Or, one could fudge this in the simplest way, and say that nothing below the diameter of Mercury is a planet. Probably they would want to set the definition about 10 km below the present diameter of Mercury, just in case Mercury is shrinking.6

There is some evidence for tectonic forces shaping the surface of Mercury at this time, besides the effects of meteor impacts. It is not clear yet what these forces are, or how they operate, only that they are not identical to Earth's plate tectonics.


Figure 4. Tectonic forces on Mercury.
The blocks and gaps in this photo are similar to the Basin and Range area of Utah, USA, Earth, and may indicate the crust of Mercury is stretching or contracting.

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Section 4: Conclusions

This is just my Goofy prediction (Sorry, Pluto!). I think that once the New Horizons probe reports back with detailed pictures of the surface of Pluto, there will be tremendous pressure to let it back into the club of planets. I think the IAU will cave, and re-admit Pluto.

But I also think there is no way to re-admit Pluto, and keep Ceres out of the club. So I think the textboks after 2018 or 2020 will say the Solar System is a 10-planet system.

Asteroid Steins movie
Figure 5. Rosetta Encounter with Asteroid 2867 Steins. Rosetta came within 800 km of asteroid Steins. The direction of Rosetta's OSIRIS camera changes during this video, to keep Steins in view. Credit: ESA 2007 MPS for OSIRIS Team MPS/UPD/LAM/IAA/RSSD/INTA/UPM/ DASP/IDA9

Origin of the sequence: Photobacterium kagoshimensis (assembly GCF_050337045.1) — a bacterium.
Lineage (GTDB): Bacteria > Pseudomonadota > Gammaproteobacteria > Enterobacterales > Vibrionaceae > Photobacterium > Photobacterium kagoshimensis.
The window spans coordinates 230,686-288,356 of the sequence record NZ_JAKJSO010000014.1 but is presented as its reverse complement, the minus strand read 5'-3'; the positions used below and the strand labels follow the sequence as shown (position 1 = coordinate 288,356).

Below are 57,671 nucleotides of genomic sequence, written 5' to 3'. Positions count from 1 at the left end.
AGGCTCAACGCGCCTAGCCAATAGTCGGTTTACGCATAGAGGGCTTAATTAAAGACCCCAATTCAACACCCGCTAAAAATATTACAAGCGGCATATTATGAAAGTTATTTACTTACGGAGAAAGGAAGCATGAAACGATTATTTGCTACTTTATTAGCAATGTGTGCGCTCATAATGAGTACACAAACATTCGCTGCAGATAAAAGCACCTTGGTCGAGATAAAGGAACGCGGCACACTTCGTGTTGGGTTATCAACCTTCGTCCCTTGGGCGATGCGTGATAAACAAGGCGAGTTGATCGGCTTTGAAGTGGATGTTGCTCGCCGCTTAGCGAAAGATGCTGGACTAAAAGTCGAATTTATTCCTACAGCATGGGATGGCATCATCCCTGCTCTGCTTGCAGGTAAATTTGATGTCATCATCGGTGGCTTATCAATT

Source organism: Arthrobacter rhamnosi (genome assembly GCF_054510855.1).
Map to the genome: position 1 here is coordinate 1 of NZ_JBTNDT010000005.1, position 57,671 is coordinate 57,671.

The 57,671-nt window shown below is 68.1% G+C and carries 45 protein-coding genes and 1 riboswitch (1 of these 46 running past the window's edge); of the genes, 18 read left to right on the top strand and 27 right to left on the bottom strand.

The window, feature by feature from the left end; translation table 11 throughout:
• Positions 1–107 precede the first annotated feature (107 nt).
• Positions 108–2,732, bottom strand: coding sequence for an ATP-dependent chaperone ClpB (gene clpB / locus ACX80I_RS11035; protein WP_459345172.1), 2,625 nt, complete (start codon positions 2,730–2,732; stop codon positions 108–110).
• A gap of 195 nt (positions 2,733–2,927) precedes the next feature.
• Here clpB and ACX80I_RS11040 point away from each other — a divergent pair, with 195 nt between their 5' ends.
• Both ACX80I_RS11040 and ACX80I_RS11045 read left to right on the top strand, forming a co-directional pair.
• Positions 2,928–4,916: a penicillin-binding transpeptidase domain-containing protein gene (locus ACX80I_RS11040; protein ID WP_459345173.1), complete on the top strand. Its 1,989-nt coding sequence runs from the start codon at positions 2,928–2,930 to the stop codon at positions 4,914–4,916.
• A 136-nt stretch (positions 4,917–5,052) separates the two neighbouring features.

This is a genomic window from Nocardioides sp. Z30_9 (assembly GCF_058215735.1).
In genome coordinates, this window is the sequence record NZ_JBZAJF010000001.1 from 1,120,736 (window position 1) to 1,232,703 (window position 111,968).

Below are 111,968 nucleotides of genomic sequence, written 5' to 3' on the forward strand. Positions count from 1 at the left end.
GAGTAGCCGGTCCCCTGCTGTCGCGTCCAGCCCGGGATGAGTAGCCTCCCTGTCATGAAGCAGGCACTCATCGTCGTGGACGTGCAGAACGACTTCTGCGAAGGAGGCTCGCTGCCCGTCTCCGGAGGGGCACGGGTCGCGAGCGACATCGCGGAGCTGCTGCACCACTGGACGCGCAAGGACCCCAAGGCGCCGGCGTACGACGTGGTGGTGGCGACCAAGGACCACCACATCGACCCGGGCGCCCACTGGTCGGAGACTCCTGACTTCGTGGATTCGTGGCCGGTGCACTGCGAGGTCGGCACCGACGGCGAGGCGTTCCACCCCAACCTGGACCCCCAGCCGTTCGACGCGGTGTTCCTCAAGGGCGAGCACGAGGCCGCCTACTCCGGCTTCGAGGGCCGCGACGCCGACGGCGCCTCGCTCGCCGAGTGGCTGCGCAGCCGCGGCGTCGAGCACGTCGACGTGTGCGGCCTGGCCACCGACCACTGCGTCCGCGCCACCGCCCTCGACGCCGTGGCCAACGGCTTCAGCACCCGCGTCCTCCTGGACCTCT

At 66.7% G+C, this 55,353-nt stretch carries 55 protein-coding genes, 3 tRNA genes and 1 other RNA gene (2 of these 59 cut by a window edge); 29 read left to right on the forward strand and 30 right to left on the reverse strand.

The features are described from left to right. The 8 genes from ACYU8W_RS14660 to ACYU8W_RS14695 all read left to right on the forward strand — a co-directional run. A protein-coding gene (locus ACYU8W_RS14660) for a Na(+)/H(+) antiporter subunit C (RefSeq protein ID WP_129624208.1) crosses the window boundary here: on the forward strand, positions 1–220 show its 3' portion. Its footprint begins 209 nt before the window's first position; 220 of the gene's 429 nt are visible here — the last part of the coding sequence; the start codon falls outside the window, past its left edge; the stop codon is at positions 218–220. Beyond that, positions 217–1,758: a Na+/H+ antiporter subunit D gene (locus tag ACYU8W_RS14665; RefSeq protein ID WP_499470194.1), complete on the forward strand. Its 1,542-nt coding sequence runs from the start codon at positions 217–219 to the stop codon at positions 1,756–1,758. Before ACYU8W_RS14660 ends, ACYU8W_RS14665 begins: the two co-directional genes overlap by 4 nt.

Epilog:

NASA will maneuver Dawn away from Vesta, and over to Ceres, next year. We will get our first good look at Ceres in 2012. The New Horizons probe will fly past Pluto in 2015. What New Horizons will see could hold plenty of surprizes. I think the IAU will not reconsider the definitions of 'planet,' and 'dwarf planet,' until they have some more solid data on Pluto.

Pluto may have some tricks up its sleeve, but if the space probes come through, we will all be in for a treat.

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References

1. "IAU definition of planet" Wikipedia, 27 September 2011.
http://en.wikipedia.org/wiki/IAU_definition_of_planet
2. "Dwarf planet," Wikipedia, 13 October 2011.
http://en.wikipedia.org/wiki/Dwarf_planet
3. "4 Vesta," Wikepedia, 3 July, 2011, with later edits.
http://en.wikipedia.org/wiki/4_Vesta
4. "Ceres (dwarf planet)," Wikepedia, 31 October 2011, latest edit.
http://en.wikipedia.org/wiki/Ceres_%28dwarf_planet%29
5. "http://en.wikipedia.org/wiki/Pluto," Wikepedia, 31 October 2011, latest edit.
http://en.wikipedia.org/wiki/Pluto
6. "Mercury - Then and Now: Mariner 10 Revisited,"
Harris, F. Solar System Science, October 15, 2011, http://solarsystemscience.com/articles/Mercury/2011.10.16a/MercuryThenAndNow.html
7. "Comet Encke" Wikipedia, 12 September 2011,
http://en.wikipedia.org/wiki/Comet_Encke
8. "First Images of Near-Earth Asteroid TU24," January 29, 2008, The Planetary Society.
http://planetary.org/news/2008/0129_First_Images_of_NearEarth_Asteroid.html
9. "Results from the Rosetta Encounter with Asteroid 2867 Steins ," Emily Lakdawalla,
January 11, 2010, The Planetary Society. http://planetary.org/news/2010/0111_Results_from_the_Rosetta_Encounter_with.html